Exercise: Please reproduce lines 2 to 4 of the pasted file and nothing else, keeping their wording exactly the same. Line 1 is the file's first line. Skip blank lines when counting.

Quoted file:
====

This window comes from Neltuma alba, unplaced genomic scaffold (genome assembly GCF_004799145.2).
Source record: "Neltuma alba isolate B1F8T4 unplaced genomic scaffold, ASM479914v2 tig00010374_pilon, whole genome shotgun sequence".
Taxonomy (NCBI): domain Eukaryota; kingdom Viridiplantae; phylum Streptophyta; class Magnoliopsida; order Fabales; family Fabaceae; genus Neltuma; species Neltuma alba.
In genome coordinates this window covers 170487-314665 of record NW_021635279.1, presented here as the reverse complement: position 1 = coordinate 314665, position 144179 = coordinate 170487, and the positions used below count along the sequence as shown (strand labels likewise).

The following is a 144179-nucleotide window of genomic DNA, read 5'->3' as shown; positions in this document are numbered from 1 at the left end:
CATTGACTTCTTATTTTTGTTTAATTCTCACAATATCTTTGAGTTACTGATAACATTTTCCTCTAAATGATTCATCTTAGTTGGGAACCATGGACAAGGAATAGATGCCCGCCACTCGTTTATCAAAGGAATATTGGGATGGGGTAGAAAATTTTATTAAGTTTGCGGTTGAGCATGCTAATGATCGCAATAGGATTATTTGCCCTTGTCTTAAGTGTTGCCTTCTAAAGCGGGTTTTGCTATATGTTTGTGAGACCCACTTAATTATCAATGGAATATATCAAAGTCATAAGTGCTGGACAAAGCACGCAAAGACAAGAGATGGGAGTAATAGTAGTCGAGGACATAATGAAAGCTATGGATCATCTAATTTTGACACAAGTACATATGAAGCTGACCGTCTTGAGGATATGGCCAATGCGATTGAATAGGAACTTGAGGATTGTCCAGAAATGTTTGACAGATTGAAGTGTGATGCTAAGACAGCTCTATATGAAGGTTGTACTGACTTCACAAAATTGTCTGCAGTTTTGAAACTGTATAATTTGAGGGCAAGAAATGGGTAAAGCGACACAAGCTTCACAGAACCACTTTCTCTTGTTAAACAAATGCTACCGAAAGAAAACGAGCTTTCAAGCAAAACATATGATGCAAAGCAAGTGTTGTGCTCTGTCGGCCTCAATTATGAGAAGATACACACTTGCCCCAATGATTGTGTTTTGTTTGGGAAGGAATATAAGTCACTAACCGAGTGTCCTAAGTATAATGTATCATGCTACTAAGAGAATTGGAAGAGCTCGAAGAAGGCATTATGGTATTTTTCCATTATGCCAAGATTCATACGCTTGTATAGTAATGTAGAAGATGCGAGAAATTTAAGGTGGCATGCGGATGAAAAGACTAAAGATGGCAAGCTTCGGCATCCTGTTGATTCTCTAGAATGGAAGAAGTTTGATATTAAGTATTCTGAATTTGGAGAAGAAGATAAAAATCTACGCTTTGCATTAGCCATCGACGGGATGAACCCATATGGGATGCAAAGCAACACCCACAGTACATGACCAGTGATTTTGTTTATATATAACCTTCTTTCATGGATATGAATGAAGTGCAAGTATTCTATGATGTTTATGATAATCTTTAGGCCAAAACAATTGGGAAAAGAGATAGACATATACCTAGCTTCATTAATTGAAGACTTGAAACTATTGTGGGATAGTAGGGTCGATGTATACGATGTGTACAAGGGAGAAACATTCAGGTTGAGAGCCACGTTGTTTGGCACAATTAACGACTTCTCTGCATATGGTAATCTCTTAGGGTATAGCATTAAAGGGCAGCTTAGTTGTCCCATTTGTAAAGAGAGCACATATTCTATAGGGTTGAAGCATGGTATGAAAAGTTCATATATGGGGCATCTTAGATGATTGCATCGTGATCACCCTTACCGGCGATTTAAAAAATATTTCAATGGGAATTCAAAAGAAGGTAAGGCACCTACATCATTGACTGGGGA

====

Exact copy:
Source record: "Neltuma alba isolate B1F8T4 unplaced genomic scaffold, ASM479914v2 tig00010374_pilon, whole genome shotgun sequence".
Taxonomy (NCBI): domain Eukaryota; kingdom Viridiplantae; phylum Streptophyta; class Magnoliopsida; order Fabales; family Fabaceae; genus Neltuma; species Neltuma alba.
In genome coordinates this window covers 170487-314665 of record NW_021635279.1, presented here as the reverse complement: position 1 = coordinate 314665, position 144179 = coordinate 170487, and the positions used below count along the sequence as shown (strand labels likewise).